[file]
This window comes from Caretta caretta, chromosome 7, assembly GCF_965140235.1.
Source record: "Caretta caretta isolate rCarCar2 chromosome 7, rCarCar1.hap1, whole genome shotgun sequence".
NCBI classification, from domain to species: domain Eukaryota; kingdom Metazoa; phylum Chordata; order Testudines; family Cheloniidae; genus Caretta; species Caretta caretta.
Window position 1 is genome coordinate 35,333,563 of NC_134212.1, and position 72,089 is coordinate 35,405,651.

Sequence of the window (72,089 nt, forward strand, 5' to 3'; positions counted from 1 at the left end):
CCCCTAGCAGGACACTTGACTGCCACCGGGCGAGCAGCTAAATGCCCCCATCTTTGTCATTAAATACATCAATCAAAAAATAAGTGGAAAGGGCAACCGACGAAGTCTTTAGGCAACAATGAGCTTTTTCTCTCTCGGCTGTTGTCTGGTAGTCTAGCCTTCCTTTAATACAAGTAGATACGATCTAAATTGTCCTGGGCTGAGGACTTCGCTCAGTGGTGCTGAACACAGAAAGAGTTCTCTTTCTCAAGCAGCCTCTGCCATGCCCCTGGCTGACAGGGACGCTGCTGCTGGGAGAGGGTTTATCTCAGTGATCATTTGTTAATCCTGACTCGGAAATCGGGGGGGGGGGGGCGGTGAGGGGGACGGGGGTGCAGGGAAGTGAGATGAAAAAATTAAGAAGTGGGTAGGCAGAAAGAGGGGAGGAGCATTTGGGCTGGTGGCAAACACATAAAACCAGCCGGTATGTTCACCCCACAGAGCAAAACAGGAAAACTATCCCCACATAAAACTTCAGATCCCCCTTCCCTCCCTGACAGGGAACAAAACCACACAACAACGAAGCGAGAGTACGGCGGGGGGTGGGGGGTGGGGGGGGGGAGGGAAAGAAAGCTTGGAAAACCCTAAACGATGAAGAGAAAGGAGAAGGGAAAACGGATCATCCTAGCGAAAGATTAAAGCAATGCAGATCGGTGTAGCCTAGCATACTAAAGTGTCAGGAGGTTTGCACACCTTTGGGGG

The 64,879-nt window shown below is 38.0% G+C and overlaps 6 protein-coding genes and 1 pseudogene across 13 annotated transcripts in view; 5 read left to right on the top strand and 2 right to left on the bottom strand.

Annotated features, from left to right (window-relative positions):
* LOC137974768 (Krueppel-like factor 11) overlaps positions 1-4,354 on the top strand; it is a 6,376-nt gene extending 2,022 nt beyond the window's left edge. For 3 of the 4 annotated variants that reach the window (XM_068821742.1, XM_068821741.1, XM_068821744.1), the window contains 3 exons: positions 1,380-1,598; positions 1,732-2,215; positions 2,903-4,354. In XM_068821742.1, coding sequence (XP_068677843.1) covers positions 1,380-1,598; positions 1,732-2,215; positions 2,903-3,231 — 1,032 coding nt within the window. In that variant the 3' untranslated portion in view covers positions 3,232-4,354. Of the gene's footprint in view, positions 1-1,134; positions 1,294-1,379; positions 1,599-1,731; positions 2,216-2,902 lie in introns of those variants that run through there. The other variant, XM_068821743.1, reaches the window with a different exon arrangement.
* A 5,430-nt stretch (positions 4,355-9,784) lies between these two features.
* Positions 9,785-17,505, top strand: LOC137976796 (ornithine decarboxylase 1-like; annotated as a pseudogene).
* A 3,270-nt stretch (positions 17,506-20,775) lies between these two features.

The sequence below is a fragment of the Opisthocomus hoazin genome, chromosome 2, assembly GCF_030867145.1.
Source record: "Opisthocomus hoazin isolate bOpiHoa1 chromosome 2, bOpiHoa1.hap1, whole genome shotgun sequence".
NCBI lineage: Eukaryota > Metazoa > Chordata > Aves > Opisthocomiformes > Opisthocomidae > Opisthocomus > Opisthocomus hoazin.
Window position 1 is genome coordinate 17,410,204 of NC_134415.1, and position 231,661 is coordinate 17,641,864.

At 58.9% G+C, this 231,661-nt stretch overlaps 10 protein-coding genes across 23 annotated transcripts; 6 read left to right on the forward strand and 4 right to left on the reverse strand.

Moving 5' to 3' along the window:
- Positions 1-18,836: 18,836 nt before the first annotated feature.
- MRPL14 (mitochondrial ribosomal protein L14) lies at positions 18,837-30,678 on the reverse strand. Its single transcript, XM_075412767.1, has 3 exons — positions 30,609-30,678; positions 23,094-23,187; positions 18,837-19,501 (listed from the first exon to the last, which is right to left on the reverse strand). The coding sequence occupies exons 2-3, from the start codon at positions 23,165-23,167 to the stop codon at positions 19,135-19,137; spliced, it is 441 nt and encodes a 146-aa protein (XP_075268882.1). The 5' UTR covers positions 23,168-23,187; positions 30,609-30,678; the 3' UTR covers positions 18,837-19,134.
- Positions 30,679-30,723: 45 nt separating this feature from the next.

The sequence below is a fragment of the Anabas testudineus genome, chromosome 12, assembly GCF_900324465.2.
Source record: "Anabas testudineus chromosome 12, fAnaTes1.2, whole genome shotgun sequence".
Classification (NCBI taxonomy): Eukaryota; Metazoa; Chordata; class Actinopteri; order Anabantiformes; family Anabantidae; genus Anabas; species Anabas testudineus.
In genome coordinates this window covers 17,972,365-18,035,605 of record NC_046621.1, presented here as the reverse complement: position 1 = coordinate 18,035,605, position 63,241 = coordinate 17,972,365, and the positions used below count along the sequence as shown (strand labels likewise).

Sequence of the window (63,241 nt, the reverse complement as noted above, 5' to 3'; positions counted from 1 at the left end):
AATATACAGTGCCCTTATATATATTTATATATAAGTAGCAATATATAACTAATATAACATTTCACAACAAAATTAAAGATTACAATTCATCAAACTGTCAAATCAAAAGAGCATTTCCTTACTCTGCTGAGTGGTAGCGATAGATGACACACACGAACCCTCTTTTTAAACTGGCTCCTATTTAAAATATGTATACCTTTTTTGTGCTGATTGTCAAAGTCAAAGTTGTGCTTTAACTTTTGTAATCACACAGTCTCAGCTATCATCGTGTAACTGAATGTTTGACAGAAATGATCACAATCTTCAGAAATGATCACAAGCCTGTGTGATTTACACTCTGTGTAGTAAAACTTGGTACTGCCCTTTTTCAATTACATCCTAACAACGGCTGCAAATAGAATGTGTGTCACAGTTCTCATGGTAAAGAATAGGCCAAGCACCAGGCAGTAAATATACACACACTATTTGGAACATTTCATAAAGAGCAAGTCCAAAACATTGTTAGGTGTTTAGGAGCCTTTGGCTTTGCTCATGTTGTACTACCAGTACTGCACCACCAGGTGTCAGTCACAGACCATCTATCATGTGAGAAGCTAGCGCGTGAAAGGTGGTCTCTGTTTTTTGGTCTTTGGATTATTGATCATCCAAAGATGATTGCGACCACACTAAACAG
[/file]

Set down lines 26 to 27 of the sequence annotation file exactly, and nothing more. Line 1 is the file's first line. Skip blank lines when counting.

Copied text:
Sequence of the window (63,241 nt, the reverse complement as noted above, 5' to 3'; positions counted from 1 at the left end):
AATATACAGTGCCCTTATATATATTTATATATAAGTAGCAATATATAACTAATATAACATTTCACAACAAAATTAAAGATTACAATTCATCAAACTGTCAAATCAAAAGAGCATTTCCTTACTCTGCTGAGTGGTAGCGATAGATGACACACACGAACCCTCTTTTTAAACTGGCTCCTATTTAAAATATGTATACCTTTTTTGTGCTGATTGTCAAAGTCAAAGTTGTGCTTTAACTTTTGTAATCACACAGTCTCAGCTATCATCGTGTAACTGAATGTTTGACAGAAATGATCACAATCTTCAGAAATGATCACAAGCCTGTGTGATTTACACTCTGTGTAGTAAAACTTGGTACTGCCCTTTTTCAATTACATCCTAACAACGGCTGCAAATAGAATGTGTGTCACAGTTCTCATGGTAAAGAATAGGCCAAGCACCAGGCAGTAAATATACACACACTATTTGGAACATTTCATAAAGAGCAAGTCCAAAACATTGTTAGGTGTTTAGGAGCCTTTGGCTTTGCTCATGTTGTACTACCAGTACTGCACCACCAGGTGTCAGTCACAGACCATCTATCATGTGAGAAGCTAGCGCGTGAAAGGTGGTCTCTGTTTTTTGGTCTTTGGATTATTGATCATCCAAAGATGATTGCGACCACACTAAACAG